The success of anti-gay-marriage Prop. 8 shocked many people who’d assumed their fellow Californians were ahead of the national curve in terms of sophistication and tolerance. (And they were probably right, in that it took considerable out-of-state money expended on misleading, inflammatory ad campaigns to scare a narrow Left Coast majority into believing traditional marriage needed "defending.")
The general wisdom is that this will prove merely a temporary setback, that widespread social acceptance of homosexuality is an unstoppable trend. Where just a generation (let alone two) ago gay and lesbian life was entirely closeted to the world, existing only "underground," today such once-unthinkable phenomena as "out" elected officials, celebrities and TV characters are common to the point of rarely being considered newsworthy anymore. (Of course there are many conservative communities within the U.S. and cultures beyond that lag several long steps behind—including those nations where same-sex preference is still considered a capital crime.)
So, we live in an era where the signals are confusing: On one hand blasé, even "So what?" attitudes, on the other, stinging public face slaps like Prop 8. Given such mixed messages, it’s never a bad time for a dose of self-affirmation. And a massive annual one arrives this week with Frameline33, whose streamlined monicker now officially stands in for the multiple-breath-intake-requiring "San Francisco International Lesbian Gay Bisexual Transgender Film Festival."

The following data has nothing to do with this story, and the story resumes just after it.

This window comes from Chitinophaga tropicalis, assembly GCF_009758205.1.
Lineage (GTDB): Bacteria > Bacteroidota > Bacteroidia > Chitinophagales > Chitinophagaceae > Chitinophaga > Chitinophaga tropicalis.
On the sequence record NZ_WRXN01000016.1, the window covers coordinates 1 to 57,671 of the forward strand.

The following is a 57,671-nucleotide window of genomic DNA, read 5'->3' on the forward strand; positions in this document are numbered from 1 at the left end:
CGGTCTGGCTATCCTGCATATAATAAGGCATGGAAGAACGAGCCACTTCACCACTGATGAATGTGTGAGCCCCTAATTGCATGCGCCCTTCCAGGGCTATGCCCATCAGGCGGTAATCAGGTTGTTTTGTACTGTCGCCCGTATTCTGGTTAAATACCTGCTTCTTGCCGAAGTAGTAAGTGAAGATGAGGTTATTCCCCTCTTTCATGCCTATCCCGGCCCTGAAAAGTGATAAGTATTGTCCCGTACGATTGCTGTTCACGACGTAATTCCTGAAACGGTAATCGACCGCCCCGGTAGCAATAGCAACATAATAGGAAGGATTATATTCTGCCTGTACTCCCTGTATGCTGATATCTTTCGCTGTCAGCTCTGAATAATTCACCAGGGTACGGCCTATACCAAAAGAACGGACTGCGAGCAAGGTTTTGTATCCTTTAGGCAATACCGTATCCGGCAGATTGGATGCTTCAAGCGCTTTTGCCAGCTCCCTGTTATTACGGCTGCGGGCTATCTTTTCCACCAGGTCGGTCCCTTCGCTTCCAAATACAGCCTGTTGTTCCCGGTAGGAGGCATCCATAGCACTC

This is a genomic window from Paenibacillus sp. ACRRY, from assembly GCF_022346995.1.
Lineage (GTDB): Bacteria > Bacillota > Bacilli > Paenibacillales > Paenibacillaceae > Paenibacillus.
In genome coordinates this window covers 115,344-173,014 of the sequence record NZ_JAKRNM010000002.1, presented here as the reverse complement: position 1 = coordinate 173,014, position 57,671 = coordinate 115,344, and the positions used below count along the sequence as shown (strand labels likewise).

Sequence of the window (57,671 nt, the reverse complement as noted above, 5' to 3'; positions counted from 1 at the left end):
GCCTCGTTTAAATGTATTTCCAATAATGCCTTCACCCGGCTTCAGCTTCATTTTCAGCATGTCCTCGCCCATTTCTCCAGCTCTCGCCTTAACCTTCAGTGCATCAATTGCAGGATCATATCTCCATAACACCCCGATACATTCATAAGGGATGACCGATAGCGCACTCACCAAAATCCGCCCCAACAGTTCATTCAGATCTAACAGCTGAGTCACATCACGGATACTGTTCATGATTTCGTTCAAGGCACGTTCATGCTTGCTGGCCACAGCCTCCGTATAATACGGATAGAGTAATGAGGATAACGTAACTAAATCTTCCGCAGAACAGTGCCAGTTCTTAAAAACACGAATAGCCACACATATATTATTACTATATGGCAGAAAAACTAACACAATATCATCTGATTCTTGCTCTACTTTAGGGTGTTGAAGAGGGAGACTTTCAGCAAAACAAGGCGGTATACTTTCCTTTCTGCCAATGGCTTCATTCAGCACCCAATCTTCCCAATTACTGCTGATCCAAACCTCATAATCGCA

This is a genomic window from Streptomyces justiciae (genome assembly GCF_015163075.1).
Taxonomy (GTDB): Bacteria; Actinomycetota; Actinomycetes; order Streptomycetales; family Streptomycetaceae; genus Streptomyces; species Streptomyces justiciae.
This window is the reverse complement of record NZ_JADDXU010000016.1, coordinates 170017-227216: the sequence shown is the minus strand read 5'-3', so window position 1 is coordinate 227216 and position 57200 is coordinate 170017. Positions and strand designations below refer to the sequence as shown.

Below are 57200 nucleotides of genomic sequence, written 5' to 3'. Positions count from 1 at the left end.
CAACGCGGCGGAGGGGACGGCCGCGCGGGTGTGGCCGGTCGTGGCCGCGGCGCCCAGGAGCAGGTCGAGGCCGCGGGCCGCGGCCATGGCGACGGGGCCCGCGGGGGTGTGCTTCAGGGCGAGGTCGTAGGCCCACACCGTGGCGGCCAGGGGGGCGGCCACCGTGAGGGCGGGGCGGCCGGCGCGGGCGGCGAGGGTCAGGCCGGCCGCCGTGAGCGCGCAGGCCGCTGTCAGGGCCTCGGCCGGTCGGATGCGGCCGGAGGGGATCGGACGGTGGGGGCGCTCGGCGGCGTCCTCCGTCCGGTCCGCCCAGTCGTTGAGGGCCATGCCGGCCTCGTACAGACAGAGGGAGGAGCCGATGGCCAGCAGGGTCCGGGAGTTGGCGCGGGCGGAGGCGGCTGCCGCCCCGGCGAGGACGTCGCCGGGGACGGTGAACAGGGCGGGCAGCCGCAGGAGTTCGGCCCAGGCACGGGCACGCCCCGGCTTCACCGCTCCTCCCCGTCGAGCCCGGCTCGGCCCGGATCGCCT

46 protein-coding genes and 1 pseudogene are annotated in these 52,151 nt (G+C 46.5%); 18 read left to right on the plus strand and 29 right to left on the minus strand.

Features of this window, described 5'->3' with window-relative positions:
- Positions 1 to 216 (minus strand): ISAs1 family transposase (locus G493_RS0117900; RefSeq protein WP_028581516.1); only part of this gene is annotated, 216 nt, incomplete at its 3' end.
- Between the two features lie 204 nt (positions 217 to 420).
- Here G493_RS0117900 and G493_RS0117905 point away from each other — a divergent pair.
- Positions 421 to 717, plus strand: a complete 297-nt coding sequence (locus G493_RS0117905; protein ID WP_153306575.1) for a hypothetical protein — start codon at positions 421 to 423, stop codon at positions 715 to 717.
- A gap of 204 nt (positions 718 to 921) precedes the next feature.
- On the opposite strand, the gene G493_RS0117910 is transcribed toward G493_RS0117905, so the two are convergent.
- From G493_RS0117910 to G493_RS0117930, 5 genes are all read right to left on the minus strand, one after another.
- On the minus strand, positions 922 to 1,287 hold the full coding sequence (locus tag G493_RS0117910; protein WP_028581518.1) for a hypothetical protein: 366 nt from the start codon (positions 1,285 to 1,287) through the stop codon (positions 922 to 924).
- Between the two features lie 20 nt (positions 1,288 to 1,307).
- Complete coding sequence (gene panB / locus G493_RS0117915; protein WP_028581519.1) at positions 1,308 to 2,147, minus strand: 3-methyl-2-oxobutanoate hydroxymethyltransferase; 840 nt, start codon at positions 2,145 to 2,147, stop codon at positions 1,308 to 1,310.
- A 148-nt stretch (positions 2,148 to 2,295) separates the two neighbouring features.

This year’s slogan is "The Power of Film," and as usual the expansive program limns the diversity, issues, and omnipresence of LGBT communities worldwide. "Gay Power," once a rather hopeful concept, now really exerts itself on everything from everything from the deceptively trivial (consumer marketing, entertainment images) to the dead-serious (legislative policy, human rights pressures).
So much of edition 33 focuses on up-to-the-moment, hot-button topics like gay parenting (the plot hook in narrative features like Misconceptions and The Baby Formula), coming out in the African American community (Standing-n-Truth: Breaking the Silence), and new frontiers in gender definition (too many to mention, but including Against a Trans Narrative, Still Black: A Portrait of Gay Transmen, Two Spirits, Straightlaced and The Butch Factor).
A major sidebar, however, looks backward to the era when gay life first surfaced significantly on the mainstream radar and began fighting for equal rights. Tying in with the 40th anniversary of the Stonewall Riots (which falls on Frameline’s closing night) "Queer Notes from Underground Cinema: 1960s-1970s" encompasses a number of programs chronicling aspects of that febrile period.
It includes portraits of a lesbian couple (Edie & Thea: A Very Long Engagement) together since well before Stonewall; sexy Warhol "superstar" Joe Dallesandro, who sorta-kinda admits to bisexuality in Little Joe; 70-something S.F. "living legend" drag diva Viki Marlane (Forever’s Gonna Start Tonight); and Mart Crowley (Making the Boys), whose 1969 play The Boys in the Band both broke down barriers about gay depiction in popular media and incited debate within the gay community about the perceived stereotyping of its characters.